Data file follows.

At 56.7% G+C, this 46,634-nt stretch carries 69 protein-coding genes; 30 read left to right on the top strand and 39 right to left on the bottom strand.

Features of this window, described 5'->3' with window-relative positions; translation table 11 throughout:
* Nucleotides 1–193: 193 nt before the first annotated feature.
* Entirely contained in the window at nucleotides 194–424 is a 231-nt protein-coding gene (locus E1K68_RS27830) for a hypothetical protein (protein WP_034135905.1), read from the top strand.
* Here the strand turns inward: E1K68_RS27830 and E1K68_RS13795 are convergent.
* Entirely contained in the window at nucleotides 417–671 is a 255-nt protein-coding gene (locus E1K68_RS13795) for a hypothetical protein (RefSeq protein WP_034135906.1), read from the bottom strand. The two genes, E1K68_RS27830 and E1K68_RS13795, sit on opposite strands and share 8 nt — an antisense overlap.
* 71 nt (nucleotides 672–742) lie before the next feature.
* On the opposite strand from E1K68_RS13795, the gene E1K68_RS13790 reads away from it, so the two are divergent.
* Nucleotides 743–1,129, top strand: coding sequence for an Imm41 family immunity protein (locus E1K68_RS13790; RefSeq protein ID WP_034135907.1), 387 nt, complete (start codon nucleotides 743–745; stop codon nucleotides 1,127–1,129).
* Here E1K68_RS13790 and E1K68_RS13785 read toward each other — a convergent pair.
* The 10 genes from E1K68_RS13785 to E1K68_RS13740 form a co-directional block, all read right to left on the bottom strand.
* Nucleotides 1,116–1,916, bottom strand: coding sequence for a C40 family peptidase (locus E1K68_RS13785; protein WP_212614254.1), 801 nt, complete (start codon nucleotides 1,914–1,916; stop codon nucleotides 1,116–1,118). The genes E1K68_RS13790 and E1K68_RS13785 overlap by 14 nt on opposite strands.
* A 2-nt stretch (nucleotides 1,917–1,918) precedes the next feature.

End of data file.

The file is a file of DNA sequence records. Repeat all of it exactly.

At 56.7% G+C, this 46,634-nt stretch carries 69 protein-coding genes; 30 read left to right on the top strand and 39 right to left on the bottom strand.

Features of this window, described 5'->3' with window-relative positions; translation table 11 throughout:
* Nucleotides 1–193: 193 nt before the first annotated feature.
* Entirely contained in the window at nucleotides 194–424 is a 231-nt protein-coding gene (locus E1K68_RS27830) for a hypothetical protein (protein WP_034135905.1), read from the top strand.
* Here the strand turns inward: E1K68_RS27830 and E1K68_RS13795 are convergent.
* Entirely contained in the window at nucleotides 417–671 is a 255-nt protein-coding gene (locus E1K68_RS13795) for a hypothetical protein (RefSeq protein WP_034135906.1), read from the bottom strand. The two genes, E1K68_RS27830 and E1K68_RS13795, sit on opposite strands and share 8 nt — an antisense overlap.
* 71 nt (nucleotides 672–742) lie before the next feature.
* On the opposite strand from E1K68_RS13795, the gene E1K68_RS13790 reads away from it, so the two are divergent.
* Nucleotides 743–1,129, top strand: coding sequence for an Imm41 family immunity protein (locus E1K68_RS13790; RefSeq protein ID WP_034135907.1), 387 nt, complete (start codon nucleotides 743–745; stop codon nucleotides 1,127–1,129).
* Here E1K68_RS13790 and E1K68_RS13785 read toward each other — a convergent pair.
* The 10 genes from E1K68_RS13785 to E1K68_RS13740 form a co-directional block, all read right to left on the bottom strand.
* Nucleotides 1,116–1,916, bottom strand: coding sequence for a C40 family peptidase (locus E1K68_RS13785; protein WP_212614254.1), 801 nt, complete (start codon nucleotides 1,914–1,916; stop codon nucleotides 1,116–1,118). The genes E1K68_RS13790 and E1K68_RS13785 overlap by 14 nt on opposite strands.
* A 2-nt stretch (nucleotides 1,917–1,918) precedes the next feature.